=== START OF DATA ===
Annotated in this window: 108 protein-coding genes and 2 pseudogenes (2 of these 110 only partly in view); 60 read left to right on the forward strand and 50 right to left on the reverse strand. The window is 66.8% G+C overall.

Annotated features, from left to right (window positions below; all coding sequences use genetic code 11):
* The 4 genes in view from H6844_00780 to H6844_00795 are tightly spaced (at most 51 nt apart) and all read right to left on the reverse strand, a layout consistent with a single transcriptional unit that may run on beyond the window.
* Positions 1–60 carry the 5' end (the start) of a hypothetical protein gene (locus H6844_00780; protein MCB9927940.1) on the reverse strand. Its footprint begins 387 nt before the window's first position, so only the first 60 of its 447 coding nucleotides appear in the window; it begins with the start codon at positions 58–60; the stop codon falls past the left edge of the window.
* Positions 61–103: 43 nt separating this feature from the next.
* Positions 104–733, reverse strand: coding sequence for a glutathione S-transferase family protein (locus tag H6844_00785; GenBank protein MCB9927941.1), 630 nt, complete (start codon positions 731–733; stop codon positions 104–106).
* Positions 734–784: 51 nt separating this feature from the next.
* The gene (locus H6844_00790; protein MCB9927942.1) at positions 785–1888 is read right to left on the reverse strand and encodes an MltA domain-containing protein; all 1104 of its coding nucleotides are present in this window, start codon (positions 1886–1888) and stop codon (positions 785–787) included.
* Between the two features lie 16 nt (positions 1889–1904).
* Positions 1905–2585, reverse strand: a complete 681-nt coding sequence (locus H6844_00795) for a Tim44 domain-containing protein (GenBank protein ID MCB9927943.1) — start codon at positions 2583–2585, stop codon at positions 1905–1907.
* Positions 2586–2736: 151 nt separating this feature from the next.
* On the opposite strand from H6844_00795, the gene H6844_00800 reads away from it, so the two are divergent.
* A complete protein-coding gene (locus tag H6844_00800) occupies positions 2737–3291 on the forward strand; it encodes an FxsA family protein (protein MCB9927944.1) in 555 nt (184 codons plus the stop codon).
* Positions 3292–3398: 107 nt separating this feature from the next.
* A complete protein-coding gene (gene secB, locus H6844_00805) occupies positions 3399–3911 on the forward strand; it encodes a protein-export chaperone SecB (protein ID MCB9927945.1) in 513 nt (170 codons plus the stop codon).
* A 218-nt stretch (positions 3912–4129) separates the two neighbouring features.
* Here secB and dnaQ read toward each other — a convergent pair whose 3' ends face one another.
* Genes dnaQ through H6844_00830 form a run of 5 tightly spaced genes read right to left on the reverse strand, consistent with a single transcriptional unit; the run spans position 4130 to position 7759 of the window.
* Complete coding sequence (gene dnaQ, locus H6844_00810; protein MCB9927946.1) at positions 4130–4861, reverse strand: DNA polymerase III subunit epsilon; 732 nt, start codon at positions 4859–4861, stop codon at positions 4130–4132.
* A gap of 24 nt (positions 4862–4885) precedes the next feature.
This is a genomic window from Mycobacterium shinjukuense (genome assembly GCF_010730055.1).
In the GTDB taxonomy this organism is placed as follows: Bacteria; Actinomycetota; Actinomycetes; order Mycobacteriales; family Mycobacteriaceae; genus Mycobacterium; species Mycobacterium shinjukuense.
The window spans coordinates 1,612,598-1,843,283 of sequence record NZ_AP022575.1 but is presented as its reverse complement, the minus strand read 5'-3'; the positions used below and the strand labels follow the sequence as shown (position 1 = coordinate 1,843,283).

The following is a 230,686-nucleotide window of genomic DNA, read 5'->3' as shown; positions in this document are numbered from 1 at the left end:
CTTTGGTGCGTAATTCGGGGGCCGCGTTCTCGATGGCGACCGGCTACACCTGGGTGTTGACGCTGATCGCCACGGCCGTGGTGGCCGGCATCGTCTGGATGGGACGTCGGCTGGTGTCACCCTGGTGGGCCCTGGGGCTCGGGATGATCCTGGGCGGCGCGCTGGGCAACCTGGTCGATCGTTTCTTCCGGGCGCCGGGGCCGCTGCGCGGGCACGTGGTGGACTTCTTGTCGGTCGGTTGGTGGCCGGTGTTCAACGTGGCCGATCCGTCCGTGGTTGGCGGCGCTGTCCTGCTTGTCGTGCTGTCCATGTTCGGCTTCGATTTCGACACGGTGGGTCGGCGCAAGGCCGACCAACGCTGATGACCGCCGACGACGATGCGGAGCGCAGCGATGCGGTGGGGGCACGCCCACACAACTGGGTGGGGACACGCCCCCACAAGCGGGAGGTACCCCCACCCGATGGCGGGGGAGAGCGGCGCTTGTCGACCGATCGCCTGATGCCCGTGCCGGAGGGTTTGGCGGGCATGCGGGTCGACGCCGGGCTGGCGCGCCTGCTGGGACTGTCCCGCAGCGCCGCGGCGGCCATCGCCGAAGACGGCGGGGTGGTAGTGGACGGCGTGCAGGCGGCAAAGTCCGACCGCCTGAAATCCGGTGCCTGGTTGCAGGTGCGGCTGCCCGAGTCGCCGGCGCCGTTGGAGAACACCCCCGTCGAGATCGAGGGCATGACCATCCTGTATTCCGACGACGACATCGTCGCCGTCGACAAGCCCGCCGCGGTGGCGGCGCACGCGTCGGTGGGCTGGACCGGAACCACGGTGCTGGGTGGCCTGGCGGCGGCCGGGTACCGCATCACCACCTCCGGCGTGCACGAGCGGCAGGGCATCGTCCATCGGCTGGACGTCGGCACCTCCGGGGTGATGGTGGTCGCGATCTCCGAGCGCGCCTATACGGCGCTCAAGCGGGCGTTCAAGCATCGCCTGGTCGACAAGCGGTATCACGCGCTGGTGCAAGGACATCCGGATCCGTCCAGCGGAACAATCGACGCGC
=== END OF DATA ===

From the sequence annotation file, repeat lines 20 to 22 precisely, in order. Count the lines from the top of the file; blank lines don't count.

* A gap of 24 nt (positions 4862–4885) precedes the next feature.
This is a genomic window from Mycobacterium shinjukuense (genome assembly GCF_010730055.1).
In the GTDB taxonomy this organism is placed as follows: Bacteria; Actinomycetota; Actinomycetes; order Mycobacteriales; family Mycobacteriaceae; genus Mycobacterium; species Mycobacterium shinjukuense.